Menu

Olympics

Olympic gold latest prize in Kim-Asada rivalry

VANCOUVER, British Columbia (AP) — Kim Yu-na circled the ice in one direction, Mao Asada the other.

Their paths are almost sure to converge at the Vancouver Olympics medals podium Thursday night, with one wearing the gold medal.

It always seems to be these two trading titles and records in figure skating's version of leapfrog. Kim took away the world title from Asada last year. Asada scored the highest marks ever, only to have Kim surpass them. When Asada nails a triple axel, Kim tops her with showmanship worthy of a Tony.

It happened that way again Tuesday night in the short program, with Kim setting a world best with 78.5 points to take a nearly five-point edge over her main rival.

"We have a little bit of a cushion," said Brian Orser, Kim's coach. "But Yu-na will put the short program aside and focus on the free skate. This is no time to hold back."

Kim never does — not that her South Korean countrymen would give her a chance to relax.

South Korea is still looking for its first Winter Olympics medal in a sport other than speedskating or short track, and fans there are expecting — demanding — Kim to deliver.

Anything but gold is unthinkable to them. Finishing behind Japan's Asada would be devastating to a nation that already has nicknamed Kim "Queen Yu-na."

"There's so much emphasis on the short. It's do or die," Orser said. "When that pressure is gone, there's like a lightness to your skating. There's an extra weight that is off your shoulders.

"I think she's just going to soar after this, she's just going to fly."

Kim might need to.

Asada is one of the few women in the world who attempt a triple axel, and she's the only one to do two of the 3½-revolution jumps in the free skate. If she lands a good one Thursday night, she might leap right over Kim.

A triple axel has a base value of 8.2 points, but Asada plans to do one in combination. Throw in the style points, and those two jumping passes alone could be worth almost 20 points.

"Usually, I think there's like a 10-point difference," Asada said after the short program. "So I feel good there's only this difference between myself and Yu-na."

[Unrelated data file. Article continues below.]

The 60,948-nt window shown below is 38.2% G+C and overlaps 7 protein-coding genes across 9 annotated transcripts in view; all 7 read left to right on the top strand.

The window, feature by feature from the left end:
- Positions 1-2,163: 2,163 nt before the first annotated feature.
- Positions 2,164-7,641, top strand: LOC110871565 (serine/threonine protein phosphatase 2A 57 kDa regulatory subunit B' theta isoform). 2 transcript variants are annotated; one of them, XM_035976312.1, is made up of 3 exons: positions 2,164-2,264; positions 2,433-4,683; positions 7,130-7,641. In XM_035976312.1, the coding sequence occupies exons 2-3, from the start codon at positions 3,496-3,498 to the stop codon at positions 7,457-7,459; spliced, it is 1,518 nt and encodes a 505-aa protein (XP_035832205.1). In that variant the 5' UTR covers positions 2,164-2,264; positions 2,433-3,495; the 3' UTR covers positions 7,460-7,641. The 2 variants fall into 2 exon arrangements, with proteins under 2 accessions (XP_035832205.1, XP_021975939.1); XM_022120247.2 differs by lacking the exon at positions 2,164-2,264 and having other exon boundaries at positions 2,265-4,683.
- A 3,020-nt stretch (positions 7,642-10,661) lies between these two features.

Canada's Joannie Rochette is third, but she trails Asada by almost 2½ points, leaving little doubt one of the two most popular skaters in Asia will be wearing a gold medal when the time comes.

Miki Ando, the 2007 world champion, is fourth, followed by young Americans Rachael Flatt and Mirai Nagasu.

"I'm not surprised at all," said Frank Carroll, who coaches Nagasu and Vancouver men's gold medalist Evan Lysacek. "They're both world champions and they're both amazing."

Kim skates right before Asada in the final, a reversal of their order in the short program.

Kim skates to Gershwin's "Concerto in F," a light, classical piece that highlights her artistry. Its gentle melody is the perfect fit for her whisper-soft edge quality, and she appears to float above the ice in her footwork sections. And unlike her James Bond short program, there is no character to portray.

"Yu-na has her own style, she's not trying to emulate anyone else," Orser said. "She just has a style that's very generous and is open for everyone to appreciate."

Asada, meanwhile, skates to Rachmaninoff's "Bells of Moscow." It's bold and strong, demanding that everyone recognize the advantage she has athletically — not that it could be missed with those two triple axels planned for center ice.

"I like it," Orser said, referring to Kim and Asada skating back to back. "It's a nice comparison of the two programs because they're different, different styles. Mao's program is a little darker, has more drama. Yu-na's is a little lighter."

And if they both deliver, look out.